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Global impact of AIDS greater than ever

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BANGKOK -- Global health officials scaled back estimates of the number of people infected with the AIDS virus, but said Tuesday that despite the statistical adjustment, the epidemic is expanding and killing people at a record rate.

The new calculations indicate that 38 million people worldwide are living with HIV, down from 40 million four years ago, according to a report by the Joint United Nations Programme on HIV/AIDS, UNAIDS.

Nevertheless, the epidemic's impact last year alone dwarfed any previous year, with an estimated 4.8 million new infections and 3 million deaths.

''Whether there are 38 million or 48 million, this is a catastrophe,'' UNAIDS deputy director Kathleen Cravero said here in a briefing before the 15th International AIDS Conference, which starts Sunday.

She added that the $5 billion now available for AIDS prevention and treatment falls far short of the $12 billion UNAIDS now says is needed to reverse the epidemic by 2005. Only 20% of people get prevention services, she said. Just 400,000 people worldwide get treatment.

Global AIDS estimates, rife with uncertainty, have often been targeted by critics who say that UNAIDS inflates its figures. UNAIDS director Peter Piot, reached in London, says UNAIDS has long acknowledged the uncertainty of its estimates.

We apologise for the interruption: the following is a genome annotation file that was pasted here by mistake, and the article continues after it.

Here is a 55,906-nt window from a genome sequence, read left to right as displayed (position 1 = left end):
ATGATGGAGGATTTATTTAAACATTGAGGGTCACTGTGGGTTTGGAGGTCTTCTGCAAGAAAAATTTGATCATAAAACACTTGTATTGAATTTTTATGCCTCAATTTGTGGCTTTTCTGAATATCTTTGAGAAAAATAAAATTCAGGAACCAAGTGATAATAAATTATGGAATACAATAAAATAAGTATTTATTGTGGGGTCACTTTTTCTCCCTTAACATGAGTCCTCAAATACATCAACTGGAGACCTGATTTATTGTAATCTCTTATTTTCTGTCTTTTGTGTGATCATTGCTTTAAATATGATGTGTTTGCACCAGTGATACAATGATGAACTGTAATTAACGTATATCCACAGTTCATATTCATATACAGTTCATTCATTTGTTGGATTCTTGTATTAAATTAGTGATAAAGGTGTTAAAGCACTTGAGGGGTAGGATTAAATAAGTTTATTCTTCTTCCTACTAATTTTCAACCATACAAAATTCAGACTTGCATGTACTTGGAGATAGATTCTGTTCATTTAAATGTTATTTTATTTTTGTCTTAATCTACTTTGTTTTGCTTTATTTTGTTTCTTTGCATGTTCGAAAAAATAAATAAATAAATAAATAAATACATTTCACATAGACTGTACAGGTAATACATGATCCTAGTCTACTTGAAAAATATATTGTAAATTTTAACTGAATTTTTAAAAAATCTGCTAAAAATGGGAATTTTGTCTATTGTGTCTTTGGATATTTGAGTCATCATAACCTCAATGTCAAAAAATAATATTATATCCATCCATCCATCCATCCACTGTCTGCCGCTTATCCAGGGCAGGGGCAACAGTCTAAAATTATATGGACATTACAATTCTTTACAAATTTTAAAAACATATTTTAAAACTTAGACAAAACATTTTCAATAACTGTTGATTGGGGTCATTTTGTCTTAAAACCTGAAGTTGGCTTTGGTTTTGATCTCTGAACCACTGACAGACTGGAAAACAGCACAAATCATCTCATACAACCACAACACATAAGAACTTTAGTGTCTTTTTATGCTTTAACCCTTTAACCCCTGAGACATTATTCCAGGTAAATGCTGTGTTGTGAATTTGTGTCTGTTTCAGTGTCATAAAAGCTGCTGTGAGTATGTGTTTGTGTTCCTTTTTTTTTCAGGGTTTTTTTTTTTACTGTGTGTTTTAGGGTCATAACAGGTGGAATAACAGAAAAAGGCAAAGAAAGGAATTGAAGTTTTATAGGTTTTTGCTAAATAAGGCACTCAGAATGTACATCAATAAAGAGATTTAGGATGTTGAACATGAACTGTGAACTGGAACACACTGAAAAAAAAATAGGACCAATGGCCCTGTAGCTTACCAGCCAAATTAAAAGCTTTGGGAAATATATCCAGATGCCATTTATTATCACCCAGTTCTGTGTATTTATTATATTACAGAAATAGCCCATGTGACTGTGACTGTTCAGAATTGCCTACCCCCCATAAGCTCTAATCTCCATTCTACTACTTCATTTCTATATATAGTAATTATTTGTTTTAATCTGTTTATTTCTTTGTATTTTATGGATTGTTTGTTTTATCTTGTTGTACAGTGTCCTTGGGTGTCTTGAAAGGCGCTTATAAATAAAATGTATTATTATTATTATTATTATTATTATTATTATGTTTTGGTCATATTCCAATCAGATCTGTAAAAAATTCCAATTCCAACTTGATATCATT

The new analysis results from the use of more powerful statistical tools, improved household surveys of infection rates in rural areas, and a clearer recognition of regional differences in the proportion of infections among men and women, he says.

Infection rates were found to be lower than previous estimates in Uganda; Lusaka, Zambia; Nairobi, Kenya; Addis Ababa, Ethiopia; and Kigali, Rwanda, all places with long-standing prevention programs.

Asia Russell of the treatment advocacy group Health Gap says: ''It's not news to anyone that we need better tools to measure the epidemic. But we have to do more than count the dead.''

The picture remains grim in much of sub-Saharan Africa, where the epidemic appears to have stabilized only because as many people are dying as are becoming infected. In Eastern Europe, the epidemic grew by 46% during the past two years, with 1.3 million people infected, up from 900,000.

Several Asian countries in the most populous region of the world are teetering on the brink of epidemics.

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